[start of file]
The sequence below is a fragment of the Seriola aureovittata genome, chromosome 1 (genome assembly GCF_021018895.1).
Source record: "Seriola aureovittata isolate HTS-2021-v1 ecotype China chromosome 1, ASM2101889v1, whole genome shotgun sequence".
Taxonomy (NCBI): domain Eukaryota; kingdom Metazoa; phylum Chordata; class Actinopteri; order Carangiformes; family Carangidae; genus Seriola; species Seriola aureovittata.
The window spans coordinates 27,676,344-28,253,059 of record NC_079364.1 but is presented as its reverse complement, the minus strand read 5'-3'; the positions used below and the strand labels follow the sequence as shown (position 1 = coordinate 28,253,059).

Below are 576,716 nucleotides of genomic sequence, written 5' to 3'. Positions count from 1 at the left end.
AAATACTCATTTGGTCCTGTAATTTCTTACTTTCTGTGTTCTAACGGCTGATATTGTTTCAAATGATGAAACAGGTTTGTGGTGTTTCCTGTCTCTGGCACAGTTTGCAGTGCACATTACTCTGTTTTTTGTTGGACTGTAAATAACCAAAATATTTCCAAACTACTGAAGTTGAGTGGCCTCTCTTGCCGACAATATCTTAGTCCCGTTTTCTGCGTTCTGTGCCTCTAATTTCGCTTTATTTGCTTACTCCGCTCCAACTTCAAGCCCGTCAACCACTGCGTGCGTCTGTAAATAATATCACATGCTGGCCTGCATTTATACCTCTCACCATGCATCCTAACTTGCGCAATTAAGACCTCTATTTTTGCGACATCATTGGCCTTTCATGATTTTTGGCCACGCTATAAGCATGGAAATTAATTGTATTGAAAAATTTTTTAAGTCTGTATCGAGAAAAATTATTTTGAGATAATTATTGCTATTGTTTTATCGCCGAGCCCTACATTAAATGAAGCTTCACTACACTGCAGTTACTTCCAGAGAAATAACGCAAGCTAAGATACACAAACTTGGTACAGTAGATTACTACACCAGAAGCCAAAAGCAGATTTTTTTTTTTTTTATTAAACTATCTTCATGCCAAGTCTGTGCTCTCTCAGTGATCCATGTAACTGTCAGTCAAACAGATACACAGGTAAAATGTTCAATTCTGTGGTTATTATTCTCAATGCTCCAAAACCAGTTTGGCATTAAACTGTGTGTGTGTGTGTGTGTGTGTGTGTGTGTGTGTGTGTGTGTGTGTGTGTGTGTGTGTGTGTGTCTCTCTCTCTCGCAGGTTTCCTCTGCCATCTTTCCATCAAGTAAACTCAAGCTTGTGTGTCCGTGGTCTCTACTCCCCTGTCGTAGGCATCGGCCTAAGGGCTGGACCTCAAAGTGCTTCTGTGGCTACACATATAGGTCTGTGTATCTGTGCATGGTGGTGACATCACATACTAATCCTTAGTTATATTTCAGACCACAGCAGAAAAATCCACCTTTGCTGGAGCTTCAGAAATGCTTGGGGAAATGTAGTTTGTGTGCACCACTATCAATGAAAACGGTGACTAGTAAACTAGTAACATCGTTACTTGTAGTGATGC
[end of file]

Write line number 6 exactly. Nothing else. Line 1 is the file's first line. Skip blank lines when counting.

AAATACTCATTTGGTCCTGTAATTTCTTACTTTCTGTGTTCTAACGGCTGATATTGTTTCAAATGATGAAACAGGTTTGTGGTGTTTCCTGTCTCTGGCACAGTTTGCAGTGCACATTACTCTGTTTTTTGTTGGACTGTAAATAACCAAAATATTTCCAAACTACTGAAGTTGAGTGGCCTCTCTTGCCGACAATATCTTAGTCCCGTTTTCTGCGTTCTGTGCCTCTAATTTCGCTTTATTTGCTTACTCCGCTCCAACTTCAAGCCCGTCAACCACTGCGTGCGTCTGTAAATAATATCACATGCTGGCCTGCATTTATACCTCTCACCATGCATCCTAACTTGCGCAATTAAGACCTCTATTTTTGCGACATCATTGGCCTTTCATGATTTTTGGCCACGCTATAAGCATGGAAATTAATTGTATTGAAAAATTTTTTAAGTCTGTATCGAGAAAAATTATTTTGAGATAATTATTGCTATTGTTTTATCGCCGAGCCCTACATTAAATGAAGCTTCACTACACTGCAGTTACTTCCAGAGAAATAACGCAAGCTAAGATACACAAACTTGGTACAGTAGATTACTACACCAGAAGCCAAAAGCAGATTTTTTTTTTTTTTATTAAACTATCTTCATGCCAAGTCTGTGCTCTCTCAGTGATCCATGTAACTGTCAGTCAAACAGATACACAGGTAAAATGTTCAATTCTGTGGTTATTATTCTCAATGCTCCAAAACCAGTTTGGCATTAAACTGTGTGTGTGTGTGTGTGTGTGTGTGTGTGTGTGTGTGTGTGTGTGTGTGTGTGTGTGTGTGTGTCTCTCTCTCTCGCAGGTTTCCTCTGCCATCTTTCCATCAAGTAAACTCAAGCTTGTGTGTCCGTGGTCTCTACTCCCCTGTCGTAGGCATCGGCCTAAGGGCTGGACCTCAAAGTGCTTCTGTGGCTACACATATAGGTCTGTGTATCTGTGCATGGTGGTGACATCACATACTAATCCTTAGTTATATTTCAGACCACAGCAGAAAAATCCACCTTTGCTGGAGCTTCAGAAATGCTTGGGGAAATGTAGTTTGTGTGCACCACTATCAATGAAAACGGTGACTAGTAAACTAGTAACATCGTTACTTGTAGTGATGC